I wonder how many school-aged children’s cosmic wishes were granted when the U.S. decided to suspend attendance in the 2020 school year 2-months before its scheduled completion?
Didn’t we all once wish spring break would go on forever, and we wouldn’t have to return to the classroom as the weather got warmer?
What kid didn’t celebrate that last freeing day of school when you burst out the door into the warmth with a stretch of open summer days in front of you?
Living with Uncertainty
It’s anybody’s guess how many collective wishes were granted, but at the very least, many decade’s worth of childhood desires were satisfied with that fateful decision.
It’s also anybody’s guess how the Fall 2020 school year will unfold.
Right now, parents are living with the uncertainty about what, if any, participation our children will have in traditional school settings, classrooms, fall sports, holiday pageants and all the trappings that go with the first half of the school year.
We have no idea what school will look like in the fall, and that’s kind of frightening!
It’s especially disconcerting if you have a child with special needs who was on a roll and finding some success or forward progress in their current school environment. Now that momentum has been stopped.
Managing the New Normal for School
This year both the need for, and the desire for learning from home has changed dramatically.
Recent Federal Government statistics indicate that only a small percentage of parents, representing 3.4% of the school-aged population, had made the choice to homeschool their children last year. In late March of 2020 that number skyrocketed to 100% and unwitting parents were flung into a mad scramble to manage the new normal for school that was suddenly forced upon us.
This event created all kinds of new issues for families, regardless of whether their kids are on the autism spectrum or not! Spanning from an abrupt and dramatic change in routine for everyone to the sudden decrease or even loss of special education services and therapies that are vital to the development of children with special needs.
“This year both the need for, and the desire for learning from home has changed dramatically.”
Many moms with ASD kids I have spoken with are worried that their children will lose ground that was very hard won! And worse, some of these moms feel unprepared to step in and create effective programming at home.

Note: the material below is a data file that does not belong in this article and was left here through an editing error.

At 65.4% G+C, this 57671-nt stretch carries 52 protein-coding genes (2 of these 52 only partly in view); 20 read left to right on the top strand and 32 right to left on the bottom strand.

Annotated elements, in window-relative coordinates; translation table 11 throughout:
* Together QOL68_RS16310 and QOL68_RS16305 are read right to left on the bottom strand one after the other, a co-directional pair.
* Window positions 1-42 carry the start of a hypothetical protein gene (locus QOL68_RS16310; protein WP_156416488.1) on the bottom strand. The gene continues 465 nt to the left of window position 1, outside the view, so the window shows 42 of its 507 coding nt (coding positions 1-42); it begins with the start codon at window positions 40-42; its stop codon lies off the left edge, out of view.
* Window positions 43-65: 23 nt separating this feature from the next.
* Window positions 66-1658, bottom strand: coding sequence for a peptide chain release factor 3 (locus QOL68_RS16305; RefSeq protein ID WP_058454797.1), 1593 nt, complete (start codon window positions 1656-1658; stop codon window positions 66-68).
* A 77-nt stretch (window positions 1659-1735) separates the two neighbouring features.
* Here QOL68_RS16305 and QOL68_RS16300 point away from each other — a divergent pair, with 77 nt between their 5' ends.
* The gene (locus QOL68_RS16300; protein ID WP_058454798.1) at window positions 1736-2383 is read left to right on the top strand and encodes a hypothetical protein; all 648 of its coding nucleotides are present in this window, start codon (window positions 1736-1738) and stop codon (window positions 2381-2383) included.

Who Will Stay Home with the Kids?
In between those extreme issues lie all the other challenges every family faces such as who will stay home with the kids if both parents work outside the home?
How will you manage your own work from home if you are elected as your families’ designated driver for the stay-at-home school bus!
I don’t know about you, but there were many, many times I celebrated the arrival of the big yellow tube, feeling relief as an opportunity to have my mind available for my other responsibilities at my job ambled down the street toward the bus stop. (Secretly, I think I still see the school bus and find comfort!) Even the opportunity to get the house picked up, the laundry done, or the grocery shopping accomplished without little people slowing me down (God bless ‘em!).
Working from home under the current circumstances is a brand-new challenge of its own for many people.
Many parents who were forced into mandatory homeschooling by Coronavirus experience emotions about homeschooling that range anywhere from somewhat frightening to utterly disagreeable. Some parents have jobs and responsibilities that require them to go out of their home, while others simply feel ill-equipped to provide educational support to their kids at home.
Concerns quickly erupt for parents who are looking at the new e-learning approach to schooling.
What about recreation and physical education? Socialization? Loss of extra circular activities that may be forming a child’s future such as clubs, music programs, and sports opportunities that might contribute to scholarships and other future life avenues?
“Education is a whole new ballgame today, and we have no idea how to plan for Fall 2020!”
And that’s for kids who don’t have ASD.
If your child does have ASD, you wonder and worry if your child is getting the therapy and special support they need; you know the struggle, effort and difficulty will be even more taxing for our children and ourselves at home.
Finding Ourselves at a Crossroad
Education is a whole new ballgame today, and we have no idea how to plan for Fall 2020!
Weighing out the pros and cons of e-learning, while trying to figure out the details of how to best help your child progress can feel overwhelming, especially when we have no idea what our states will allow in the fall!
We find ourselves at a crossroad.
Do we proactively plan for the stay-at-home scenario, or do we just wait and potentially get caught unprepared?
What we do today influences how our child develops into a healthy, independent and successful student, adult and human being. Oh my!